we conducted our first test run using paper spacers, only to find that although it ran much better than in the industrial bearing, it was still a tad sluggish. Since we are essentially using the top plate as another bearing for the shaft of the turbine we sprayed some WD-40 on the shaft around the top plate center hole. We then conducted a second test run, and whoa, this little engine flew...FAST.


As can be seen here, we tested the turbine using rubber spacers. These spacers had one flaw with them; they did not space the disks level with each other or evenly. Also, according to a paper by Glenn A. Barlis, "The disk gap is a critical parameter in the design. The analysis by Brieter and Pohlhausen shows that the optimum gap size to maintain the boundary layer is

    D = pi*SQRT(n/w)

Where D = gap size, n = fluid kinematic viscosity, and w = rotor angular velocity."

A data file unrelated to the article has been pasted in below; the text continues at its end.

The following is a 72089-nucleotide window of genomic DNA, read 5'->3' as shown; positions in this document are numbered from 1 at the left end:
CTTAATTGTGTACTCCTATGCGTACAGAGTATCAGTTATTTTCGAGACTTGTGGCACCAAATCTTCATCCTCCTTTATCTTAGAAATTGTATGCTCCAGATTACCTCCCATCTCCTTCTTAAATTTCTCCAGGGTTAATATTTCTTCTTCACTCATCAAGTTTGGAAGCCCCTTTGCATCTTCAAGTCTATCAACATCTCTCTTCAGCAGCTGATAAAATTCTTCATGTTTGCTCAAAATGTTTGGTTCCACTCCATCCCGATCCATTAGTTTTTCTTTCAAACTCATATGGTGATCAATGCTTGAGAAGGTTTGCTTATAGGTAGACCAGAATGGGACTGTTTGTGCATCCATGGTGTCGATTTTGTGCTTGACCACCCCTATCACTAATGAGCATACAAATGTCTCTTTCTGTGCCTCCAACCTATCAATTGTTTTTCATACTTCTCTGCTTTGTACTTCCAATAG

After doing some algebra, we find that:

   w = n*(pi/D)^2

Therefore, if we want high turbine speeds, then we want to decrease the disk gap as much as possible. Because of this, Dr. Bruton and myself decided to remove the rubber spacers, and return to the paper spacers.


Week 3

Determining the frequency and voltage 

July 21-July 25

   This week Dr. Bruton and I stopped "dry test runs" of the turbine and actually determined the angular speed as well as the generate a little electricity. This was accomplished using a set of rare earth disk magnets, an oscilloscope, and a small homemade copper coil. First we tried to determine the frequency with a strobe light. This proved infeasible because the turbine accelerated at such a high rate that it was nearly impossible to determine its speed at any given time. Therefore, Dr. Bruton elected that we use a multimeter and/or oscilloscope.  We began by attaching the 2 rare earth magnets on opposing sides of the turbine shaft with duct tape. We tried to make them as aligned as possible, so as not to make the turbine shaft unbalanced. After the magnets were secured with duct tape, the coil was placed with the coils wound perpendicular to the magnetic field lines. The leads of the coil were then attached to the multimeter, and the shop air was engaged. The video can be seen here.